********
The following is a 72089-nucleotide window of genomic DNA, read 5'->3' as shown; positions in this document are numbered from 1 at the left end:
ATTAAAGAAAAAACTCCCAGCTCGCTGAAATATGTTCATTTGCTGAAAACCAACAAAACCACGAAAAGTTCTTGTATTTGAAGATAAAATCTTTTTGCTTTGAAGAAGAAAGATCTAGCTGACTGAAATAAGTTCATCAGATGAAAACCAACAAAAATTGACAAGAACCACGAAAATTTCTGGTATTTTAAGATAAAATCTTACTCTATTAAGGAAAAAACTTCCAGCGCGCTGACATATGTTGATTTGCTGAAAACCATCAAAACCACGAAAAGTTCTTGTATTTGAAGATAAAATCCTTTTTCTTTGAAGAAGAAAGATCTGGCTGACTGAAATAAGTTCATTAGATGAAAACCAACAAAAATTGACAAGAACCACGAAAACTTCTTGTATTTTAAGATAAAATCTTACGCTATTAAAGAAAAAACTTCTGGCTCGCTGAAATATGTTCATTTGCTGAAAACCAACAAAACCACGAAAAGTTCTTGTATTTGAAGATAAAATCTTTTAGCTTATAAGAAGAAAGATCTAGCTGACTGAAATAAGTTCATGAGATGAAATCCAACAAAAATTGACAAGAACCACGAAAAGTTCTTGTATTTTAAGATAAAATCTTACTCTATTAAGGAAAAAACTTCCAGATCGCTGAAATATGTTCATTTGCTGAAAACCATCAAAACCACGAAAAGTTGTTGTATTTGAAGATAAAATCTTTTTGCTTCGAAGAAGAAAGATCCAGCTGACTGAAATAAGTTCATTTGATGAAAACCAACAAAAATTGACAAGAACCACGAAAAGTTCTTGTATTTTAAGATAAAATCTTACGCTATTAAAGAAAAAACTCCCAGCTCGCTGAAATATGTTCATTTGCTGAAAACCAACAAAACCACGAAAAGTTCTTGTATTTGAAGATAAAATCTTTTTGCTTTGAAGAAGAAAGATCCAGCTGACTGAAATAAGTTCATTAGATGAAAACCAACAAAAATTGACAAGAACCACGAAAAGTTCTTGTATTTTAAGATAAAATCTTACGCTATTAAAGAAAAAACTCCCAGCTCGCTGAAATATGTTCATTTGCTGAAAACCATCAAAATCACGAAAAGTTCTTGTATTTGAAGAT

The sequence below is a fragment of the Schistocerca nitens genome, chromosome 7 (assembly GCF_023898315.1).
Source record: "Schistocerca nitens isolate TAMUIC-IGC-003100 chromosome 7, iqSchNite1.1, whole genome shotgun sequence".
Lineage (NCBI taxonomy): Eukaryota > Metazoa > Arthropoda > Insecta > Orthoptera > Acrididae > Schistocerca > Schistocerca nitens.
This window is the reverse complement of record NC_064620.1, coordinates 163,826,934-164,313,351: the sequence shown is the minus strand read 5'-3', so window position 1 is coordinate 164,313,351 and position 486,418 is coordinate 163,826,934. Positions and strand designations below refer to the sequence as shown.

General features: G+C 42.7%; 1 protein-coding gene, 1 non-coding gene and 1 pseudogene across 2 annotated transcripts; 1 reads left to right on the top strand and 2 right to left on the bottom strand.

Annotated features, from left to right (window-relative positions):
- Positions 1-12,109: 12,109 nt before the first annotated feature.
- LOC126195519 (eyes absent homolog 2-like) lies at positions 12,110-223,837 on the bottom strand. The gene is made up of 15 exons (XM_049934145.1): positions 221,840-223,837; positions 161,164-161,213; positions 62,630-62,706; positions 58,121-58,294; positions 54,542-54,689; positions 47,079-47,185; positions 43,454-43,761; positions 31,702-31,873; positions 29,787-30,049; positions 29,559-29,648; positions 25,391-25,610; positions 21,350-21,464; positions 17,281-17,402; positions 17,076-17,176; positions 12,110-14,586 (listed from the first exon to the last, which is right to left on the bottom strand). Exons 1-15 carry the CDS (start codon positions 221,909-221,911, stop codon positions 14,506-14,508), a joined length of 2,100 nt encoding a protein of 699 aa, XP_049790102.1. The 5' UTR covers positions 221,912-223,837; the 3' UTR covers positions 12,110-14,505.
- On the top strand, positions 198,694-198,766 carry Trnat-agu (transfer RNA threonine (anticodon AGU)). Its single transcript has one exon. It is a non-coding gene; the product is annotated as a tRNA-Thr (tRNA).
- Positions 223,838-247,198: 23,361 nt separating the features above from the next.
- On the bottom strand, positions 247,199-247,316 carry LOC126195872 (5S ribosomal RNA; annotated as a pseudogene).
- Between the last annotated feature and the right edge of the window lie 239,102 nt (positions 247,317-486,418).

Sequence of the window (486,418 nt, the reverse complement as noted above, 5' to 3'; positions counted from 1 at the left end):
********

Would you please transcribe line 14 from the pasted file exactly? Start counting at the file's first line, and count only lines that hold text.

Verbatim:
- Between the last annotated feature and the right edge of the window lie 239,102 nt (positions 247,317-486,418).